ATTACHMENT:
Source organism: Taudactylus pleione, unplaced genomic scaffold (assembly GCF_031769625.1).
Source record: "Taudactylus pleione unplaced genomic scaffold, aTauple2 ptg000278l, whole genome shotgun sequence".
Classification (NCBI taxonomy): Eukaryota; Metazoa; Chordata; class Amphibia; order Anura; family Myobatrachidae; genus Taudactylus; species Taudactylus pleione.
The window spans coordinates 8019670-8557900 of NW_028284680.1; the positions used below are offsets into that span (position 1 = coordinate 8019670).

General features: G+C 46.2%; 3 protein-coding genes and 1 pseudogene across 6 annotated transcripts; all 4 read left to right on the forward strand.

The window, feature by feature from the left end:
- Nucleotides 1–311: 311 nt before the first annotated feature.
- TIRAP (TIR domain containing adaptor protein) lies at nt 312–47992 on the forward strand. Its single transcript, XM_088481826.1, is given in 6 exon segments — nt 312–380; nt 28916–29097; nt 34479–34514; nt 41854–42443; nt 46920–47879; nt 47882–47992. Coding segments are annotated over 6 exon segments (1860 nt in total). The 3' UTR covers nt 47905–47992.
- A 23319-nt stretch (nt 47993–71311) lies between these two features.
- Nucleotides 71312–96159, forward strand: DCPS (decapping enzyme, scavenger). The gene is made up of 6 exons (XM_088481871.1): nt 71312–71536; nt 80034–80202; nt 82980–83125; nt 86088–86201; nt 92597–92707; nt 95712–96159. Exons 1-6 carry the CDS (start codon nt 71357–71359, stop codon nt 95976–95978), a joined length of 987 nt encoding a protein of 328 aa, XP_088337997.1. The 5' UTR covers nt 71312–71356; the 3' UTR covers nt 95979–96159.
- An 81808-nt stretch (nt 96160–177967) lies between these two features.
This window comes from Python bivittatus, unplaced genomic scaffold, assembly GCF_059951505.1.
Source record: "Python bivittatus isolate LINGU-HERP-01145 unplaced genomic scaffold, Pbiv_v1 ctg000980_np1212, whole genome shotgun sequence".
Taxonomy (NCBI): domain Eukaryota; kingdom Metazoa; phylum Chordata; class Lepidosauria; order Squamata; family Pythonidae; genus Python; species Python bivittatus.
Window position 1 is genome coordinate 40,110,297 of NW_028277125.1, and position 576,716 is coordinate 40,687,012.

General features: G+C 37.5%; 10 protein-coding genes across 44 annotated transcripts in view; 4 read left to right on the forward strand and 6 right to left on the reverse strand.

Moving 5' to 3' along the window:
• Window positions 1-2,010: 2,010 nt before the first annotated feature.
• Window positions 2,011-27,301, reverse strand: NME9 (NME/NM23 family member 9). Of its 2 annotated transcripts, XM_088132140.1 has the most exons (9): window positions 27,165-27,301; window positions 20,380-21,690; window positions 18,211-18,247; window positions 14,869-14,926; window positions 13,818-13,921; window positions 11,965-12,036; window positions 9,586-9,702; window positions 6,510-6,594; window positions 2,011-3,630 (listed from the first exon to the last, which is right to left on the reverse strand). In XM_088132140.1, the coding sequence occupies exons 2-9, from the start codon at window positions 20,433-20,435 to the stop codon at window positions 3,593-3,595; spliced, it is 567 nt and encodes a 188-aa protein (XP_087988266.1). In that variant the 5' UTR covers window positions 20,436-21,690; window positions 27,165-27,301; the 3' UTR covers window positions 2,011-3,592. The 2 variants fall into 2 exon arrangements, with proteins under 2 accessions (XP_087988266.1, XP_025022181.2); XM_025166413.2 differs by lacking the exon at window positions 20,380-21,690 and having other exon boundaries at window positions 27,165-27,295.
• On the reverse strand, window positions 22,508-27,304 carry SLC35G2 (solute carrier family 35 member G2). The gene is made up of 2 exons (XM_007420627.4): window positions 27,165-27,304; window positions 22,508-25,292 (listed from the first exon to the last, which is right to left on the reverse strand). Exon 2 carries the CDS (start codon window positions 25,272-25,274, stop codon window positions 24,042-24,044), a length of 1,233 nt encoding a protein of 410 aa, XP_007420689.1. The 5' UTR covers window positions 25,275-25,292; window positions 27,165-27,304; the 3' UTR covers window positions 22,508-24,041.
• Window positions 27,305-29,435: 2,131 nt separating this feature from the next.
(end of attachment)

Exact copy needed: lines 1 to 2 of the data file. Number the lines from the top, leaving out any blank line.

Source organism: Taudactylus pleione, unplaced genomic scaffold (assembly GCF_031769625.1).
Source record: "Taudactylus pleione unplaced genomic scaffold, aTauple2 ptg000278l, whole genome shotgun sequence".